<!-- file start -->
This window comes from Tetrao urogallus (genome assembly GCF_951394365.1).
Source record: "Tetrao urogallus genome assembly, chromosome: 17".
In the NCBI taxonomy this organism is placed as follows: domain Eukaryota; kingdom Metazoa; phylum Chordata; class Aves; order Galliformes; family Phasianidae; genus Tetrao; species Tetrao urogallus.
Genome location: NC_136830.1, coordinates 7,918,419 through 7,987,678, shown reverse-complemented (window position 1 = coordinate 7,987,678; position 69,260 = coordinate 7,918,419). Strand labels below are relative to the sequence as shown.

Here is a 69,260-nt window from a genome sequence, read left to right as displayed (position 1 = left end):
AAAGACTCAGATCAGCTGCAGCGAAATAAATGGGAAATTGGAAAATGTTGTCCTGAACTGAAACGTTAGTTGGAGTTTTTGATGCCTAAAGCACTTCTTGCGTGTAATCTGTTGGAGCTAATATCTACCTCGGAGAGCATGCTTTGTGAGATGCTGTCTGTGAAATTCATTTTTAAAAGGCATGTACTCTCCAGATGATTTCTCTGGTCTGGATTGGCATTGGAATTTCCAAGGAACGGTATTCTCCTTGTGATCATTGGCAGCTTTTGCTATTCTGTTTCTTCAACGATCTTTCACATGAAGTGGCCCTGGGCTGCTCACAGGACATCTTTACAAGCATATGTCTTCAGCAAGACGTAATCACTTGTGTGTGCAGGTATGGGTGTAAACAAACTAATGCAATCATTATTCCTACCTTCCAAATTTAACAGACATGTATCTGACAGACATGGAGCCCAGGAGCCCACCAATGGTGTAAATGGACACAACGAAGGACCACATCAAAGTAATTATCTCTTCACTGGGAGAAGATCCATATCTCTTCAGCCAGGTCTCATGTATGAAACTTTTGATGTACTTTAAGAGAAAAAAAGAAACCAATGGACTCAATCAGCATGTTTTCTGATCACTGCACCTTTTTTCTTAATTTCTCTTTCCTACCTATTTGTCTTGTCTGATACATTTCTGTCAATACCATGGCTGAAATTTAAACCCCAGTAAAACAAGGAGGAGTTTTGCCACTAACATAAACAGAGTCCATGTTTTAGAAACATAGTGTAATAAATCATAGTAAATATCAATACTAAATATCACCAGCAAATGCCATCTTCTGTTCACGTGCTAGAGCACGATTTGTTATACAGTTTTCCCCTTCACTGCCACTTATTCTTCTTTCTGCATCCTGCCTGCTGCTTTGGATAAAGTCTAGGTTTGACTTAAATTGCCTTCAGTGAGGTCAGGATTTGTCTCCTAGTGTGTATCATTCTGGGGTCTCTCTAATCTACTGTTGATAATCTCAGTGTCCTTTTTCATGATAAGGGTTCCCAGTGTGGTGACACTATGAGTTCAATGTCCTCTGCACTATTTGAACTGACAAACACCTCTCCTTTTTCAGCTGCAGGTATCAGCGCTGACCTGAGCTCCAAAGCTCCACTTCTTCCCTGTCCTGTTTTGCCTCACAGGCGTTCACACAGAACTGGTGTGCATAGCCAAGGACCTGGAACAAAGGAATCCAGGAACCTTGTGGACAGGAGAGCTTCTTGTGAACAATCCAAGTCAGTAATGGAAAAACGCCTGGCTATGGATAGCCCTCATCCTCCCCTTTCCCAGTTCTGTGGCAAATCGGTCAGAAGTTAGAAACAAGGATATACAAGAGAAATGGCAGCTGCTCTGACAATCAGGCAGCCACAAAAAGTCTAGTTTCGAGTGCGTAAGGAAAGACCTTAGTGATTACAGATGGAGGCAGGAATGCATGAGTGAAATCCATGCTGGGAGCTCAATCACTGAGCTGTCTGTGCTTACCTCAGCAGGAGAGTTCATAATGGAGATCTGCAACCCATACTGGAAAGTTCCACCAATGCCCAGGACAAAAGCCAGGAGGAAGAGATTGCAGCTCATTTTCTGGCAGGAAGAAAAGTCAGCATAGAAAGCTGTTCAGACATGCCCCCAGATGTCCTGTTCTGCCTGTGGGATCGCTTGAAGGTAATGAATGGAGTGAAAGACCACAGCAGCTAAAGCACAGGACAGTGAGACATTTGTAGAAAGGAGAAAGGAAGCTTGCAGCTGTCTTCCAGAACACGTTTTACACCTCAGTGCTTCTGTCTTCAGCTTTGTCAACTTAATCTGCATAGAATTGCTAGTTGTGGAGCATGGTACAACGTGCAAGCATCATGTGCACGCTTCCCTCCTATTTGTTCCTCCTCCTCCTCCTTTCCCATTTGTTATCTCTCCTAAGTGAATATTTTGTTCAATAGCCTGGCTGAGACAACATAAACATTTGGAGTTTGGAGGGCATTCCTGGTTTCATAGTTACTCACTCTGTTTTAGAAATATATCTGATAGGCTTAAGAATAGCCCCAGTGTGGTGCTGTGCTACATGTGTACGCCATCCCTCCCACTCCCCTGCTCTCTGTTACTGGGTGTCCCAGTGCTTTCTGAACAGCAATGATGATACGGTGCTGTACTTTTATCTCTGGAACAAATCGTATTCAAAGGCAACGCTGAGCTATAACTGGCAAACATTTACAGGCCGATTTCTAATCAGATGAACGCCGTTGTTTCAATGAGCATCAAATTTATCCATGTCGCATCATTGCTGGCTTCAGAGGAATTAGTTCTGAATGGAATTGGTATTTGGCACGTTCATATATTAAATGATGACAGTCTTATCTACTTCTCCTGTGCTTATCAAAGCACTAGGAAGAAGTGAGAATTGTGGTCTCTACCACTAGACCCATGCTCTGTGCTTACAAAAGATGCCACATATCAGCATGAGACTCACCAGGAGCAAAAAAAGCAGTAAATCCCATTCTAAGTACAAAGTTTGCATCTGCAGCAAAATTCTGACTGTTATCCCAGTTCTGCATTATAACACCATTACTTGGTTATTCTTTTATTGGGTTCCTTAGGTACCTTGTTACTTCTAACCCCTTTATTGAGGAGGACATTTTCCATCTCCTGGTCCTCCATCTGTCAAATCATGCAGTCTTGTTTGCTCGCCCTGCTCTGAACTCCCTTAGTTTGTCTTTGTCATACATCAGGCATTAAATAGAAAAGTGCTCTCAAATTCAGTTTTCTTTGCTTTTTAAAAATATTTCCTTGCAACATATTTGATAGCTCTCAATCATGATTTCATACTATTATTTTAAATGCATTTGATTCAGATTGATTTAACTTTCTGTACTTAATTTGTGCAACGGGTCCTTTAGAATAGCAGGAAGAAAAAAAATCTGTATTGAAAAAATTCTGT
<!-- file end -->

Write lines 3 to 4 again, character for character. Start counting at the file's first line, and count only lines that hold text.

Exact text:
In the NCBI taxonomy this organism is placed as follows: domain Eukaryota; kingdom Metazoa; phylum Chordata; class Aves; order Galliformes; family Phasianidae; genus Tetrao; species Tetrao urogallus.
Genome location: NC_136830.1, coordinates 7,918,419 through 7,987,678, shown reverse-complemented (window position 1 = coordinate 7,987,678; position 69,260 = coordinate 7,918,419). Strand labels below are relative to the sequence as shown.